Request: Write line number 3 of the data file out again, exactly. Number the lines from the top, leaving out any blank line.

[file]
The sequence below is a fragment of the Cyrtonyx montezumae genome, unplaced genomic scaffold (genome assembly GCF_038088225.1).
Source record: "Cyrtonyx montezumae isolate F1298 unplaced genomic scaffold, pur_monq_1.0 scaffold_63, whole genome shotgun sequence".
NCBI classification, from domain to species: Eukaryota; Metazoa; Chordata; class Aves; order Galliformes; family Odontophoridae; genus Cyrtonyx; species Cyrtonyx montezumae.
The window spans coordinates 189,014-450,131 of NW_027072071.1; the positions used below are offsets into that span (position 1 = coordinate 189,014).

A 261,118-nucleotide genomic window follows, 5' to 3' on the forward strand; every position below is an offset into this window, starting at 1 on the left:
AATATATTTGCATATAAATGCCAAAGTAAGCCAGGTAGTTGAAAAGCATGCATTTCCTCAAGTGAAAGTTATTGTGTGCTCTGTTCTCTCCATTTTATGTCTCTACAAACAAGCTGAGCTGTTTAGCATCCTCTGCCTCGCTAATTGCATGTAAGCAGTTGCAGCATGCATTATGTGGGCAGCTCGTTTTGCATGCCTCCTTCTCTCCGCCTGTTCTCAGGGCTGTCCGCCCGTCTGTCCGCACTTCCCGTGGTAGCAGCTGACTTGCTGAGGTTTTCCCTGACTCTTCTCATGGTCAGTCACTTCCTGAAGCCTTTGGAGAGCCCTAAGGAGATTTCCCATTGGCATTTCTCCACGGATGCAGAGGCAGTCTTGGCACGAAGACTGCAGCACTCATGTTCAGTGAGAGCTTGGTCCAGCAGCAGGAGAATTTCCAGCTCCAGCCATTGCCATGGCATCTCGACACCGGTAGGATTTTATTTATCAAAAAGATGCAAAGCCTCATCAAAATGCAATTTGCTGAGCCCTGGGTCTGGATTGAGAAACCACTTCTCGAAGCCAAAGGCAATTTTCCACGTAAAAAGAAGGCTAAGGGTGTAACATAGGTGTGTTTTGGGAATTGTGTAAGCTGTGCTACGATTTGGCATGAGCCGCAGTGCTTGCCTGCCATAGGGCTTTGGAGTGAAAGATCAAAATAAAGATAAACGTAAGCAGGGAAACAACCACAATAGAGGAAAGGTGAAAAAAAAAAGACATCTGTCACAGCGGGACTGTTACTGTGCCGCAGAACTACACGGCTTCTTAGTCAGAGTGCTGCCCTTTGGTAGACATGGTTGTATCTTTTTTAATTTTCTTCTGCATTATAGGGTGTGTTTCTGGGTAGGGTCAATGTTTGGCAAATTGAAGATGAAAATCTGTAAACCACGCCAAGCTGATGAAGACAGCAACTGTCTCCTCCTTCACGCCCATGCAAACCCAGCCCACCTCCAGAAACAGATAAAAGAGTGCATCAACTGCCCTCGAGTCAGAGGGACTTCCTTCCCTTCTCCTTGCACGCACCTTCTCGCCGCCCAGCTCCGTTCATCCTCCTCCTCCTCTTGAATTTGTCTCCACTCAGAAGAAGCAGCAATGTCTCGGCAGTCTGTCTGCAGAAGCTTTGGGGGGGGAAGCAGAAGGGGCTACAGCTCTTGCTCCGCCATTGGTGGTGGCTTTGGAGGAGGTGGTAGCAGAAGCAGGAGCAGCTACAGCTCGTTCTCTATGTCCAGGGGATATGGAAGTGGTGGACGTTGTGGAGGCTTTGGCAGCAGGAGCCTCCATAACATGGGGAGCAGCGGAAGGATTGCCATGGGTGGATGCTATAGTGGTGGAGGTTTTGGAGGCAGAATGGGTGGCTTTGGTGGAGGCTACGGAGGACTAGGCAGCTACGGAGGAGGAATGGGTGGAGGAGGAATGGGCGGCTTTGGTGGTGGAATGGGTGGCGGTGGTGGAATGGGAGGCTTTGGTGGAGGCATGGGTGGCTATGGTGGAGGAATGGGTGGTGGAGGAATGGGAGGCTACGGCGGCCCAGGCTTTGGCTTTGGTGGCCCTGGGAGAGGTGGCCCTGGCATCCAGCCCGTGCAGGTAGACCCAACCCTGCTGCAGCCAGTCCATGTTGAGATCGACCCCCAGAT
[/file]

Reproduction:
NCBI classification, from domain to species: Eukaryota; Metazoa; Chordata; class Aves; order Galliformes; family Odontophoridae; genus Cyrtonyx; species Cyrtonyx montezumae.